The Great Southern Rail, operates three trains: the Indian Pacific (Sydney-Adelaide-Perth), The Ghan (Adelaide-Alice Springs-Darwin) and The Overland (Melbourne-Adelaide). NSW owned NSW TrainLink services link Brisbane, Canberra and Melbourne to Sydney. Since the extension of the Ghan from Alice Springs to Darwin was completed in 2004, all mainland Australian capital cities are linked by standard gauge rail, for the first time.
There are various state and city rail services operated by a combination of government and private entities, the most prominent of these include V/Line (regional trains and coaches in Victoria); Metro Trains Melbourne (suburban services in Melbourne); NSW TrainLink (regional trains and coaches in New South Wales); Sydney Trains (suburban services in Sydney); Queensland Rail (QR) operating long distance Traveltrain services and the City network in South-East Queensland, and Transwa operating train and bus services in Western Australia.
In Tasmania, ‘TasRail’ operates a short haul narrow gauge freight system, that carries inter-modal and bulk mining goods. TasRail is government owned (by the State of Tasmania) and is going through a significant below and above rail upgrades with new locomotives and wagons entering service. Significant bridge and sleeper renewal has also occurred. The Tasmanian Government also operates the ‘West Coast Wilderness Railway’ as a tourist venture over an isolated length of track on Tasmania’s West Coast.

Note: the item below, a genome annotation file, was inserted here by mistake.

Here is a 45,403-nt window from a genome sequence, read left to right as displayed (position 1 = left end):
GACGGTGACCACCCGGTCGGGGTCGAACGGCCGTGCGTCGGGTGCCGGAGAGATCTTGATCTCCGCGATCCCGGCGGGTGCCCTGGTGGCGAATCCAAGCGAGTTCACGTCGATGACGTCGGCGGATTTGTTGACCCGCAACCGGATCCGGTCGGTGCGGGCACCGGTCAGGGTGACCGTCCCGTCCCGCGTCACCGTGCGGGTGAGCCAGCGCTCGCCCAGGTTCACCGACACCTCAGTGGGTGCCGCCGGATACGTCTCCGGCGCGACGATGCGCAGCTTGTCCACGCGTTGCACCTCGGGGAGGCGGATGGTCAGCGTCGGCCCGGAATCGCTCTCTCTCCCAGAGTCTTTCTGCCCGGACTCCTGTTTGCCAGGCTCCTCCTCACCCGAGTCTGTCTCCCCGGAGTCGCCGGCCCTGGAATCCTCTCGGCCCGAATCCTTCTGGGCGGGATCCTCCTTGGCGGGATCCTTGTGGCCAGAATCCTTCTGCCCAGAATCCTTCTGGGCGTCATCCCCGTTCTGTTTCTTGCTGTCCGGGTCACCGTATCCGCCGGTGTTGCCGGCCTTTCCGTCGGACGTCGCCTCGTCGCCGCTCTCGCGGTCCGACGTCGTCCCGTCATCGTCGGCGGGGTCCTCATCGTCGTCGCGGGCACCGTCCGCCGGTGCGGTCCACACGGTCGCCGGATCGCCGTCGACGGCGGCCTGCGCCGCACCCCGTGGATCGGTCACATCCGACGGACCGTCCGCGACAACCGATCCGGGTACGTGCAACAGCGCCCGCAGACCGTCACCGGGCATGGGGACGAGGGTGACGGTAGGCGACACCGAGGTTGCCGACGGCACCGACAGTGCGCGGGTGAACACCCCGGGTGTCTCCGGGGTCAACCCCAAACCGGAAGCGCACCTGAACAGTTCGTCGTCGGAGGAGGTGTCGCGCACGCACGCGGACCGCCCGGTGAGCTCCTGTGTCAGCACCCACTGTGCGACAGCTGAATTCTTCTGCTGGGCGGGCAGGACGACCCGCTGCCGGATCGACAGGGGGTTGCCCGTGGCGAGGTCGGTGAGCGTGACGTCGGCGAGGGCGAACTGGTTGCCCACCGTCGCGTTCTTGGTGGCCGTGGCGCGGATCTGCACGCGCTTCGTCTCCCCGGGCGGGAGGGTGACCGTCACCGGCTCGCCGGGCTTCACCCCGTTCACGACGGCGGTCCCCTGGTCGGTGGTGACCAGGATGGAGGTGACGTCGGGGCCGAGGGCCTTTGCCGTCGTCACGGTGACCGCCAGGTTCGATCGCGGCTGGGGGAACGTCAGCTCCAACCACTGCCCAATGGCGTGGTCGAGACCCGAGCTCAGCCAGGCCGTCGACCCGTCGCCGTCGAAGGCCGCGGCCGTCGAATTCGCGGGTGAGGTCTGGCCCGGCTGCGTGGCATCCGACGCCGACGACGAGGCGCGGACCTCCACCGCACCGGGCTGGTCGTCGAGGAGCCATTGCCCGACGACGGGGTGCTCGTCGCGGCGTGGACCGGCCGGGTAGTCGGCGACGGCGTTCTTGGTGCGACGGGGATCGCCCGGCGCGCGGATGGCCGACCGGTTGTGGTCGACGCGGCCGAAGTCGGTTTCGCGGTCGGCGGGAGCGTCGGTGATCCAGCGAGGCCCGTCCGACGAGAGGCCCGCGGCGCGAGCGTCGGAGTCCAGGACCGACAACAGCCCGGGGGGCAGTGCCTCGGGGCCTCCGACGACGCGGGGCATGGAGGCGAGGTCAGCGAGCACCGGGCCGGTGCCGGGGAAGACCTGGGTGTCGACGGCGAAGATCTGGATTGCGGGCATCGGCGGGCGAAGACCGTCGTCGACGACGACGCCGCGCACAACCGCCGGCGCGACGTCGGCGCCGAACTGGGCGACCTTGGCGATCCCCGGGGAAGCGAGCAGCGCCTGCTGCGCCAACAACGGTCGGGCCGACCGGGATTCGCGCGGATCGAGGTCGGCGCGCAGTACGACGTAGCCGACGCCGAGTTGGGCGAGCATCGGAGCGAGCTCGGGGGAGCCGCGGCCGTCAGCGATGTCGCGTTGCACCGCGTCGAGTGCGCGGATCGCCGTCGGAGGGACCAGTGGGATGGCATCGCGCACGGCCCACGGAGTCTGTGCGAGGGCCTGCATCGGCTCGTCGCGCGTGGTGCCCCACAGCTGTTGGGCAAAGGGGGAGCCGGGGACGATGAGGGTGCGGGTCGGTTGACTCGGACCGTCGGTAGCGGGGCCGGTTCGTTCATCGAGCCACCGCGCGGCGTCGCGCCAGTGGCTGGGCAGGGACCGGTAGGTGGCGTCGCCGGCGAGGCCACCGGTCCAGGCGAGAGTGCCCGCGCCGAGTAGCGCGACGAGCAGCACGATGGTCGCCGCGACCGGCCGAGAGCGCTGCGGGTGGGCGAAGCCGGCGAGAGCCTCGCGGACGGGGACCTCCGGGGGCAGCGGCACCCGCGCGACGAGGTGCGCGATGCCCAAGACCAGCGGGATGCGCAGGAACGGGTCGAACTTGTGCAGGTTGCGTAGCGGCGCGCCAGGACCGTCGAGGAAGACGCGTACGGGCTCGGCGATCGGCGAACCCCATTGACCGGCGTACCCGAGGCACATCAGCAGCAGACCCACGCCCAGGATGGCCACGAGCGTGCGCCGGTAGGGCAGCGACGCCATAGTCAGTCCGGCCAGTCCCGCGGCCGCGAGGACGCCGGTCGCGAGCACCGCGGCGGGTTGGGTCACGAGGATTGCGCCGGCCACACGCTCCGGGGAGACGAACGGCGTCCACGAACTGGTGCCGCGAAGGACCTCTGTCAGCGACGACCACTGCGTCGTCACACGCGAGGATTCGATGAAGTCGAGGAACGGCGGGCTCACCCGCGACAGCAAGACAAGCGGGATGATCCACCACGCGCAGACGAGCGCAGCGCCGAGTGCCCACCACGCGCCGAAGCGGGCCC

Six heavy-duty mining railways carry iron ore to ports in the northwest of Western Australia. These railways carry no other traffic, and are isolated by deserts from all other railways. The lines are standard gauge and are built to the heaviest US standards. Each line is operated by one of either BHP Billiton, Rio Tinto, Fortescue Metals Group and Hancock Prospecting.
A common carrier railway was proposed to serve the port of Oakajee just north of Geraldton, but this was later cancelled after a collapse in the iron ore price.
In Queensland about 15 sugar mills have narrow gauge (2 ft/610 mm gauge) cane tramways that deliver sugar cane to the mills.